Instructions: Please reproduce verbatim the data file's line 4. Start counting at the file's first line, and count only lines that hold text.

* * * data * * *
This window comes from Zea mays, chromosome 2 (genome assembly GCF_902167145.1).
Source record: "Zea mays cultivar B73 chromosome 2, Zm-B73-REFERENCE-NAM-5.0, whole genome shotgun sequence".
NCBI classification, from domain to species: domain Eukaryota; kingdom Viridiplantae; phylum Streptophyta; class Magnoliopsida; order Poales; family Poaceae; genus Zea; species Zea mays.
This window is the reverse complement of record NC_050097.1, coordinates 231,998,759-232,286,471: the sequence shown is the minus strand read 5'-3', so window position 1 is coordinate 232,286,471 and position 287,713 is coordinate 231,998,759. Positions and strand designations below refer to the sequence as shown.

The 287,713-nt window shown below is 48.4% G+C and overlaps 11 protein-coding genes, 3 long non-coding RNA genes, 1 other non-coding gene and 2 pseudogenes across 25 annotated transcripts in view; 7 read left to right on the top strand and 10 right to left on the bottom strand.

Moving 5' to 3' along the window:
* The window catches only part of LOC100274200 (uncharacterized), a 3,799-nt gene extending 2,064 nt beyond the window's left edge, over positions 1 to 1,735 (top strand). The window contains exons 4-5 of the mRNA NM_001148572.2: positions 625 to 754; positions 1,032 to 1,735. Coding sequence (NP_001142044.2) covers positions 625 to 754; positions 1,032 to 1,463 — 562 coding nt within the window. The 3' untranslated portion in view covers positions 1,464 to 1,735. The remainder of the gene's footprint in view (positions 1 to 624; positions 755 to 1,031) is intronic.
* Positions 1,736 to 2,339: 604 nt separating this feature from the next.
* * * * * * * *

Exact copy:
This window is the reverse complement of record NC_050097.1, coordinates 231,998,759-232,286,471: the sequence shown is the minus strand read 5'-3', so window position 1 is coordinate 232,286,471 and position 287,713 is coordinate 231,998,759. Positions and strand designations below refer to the sequence as shown.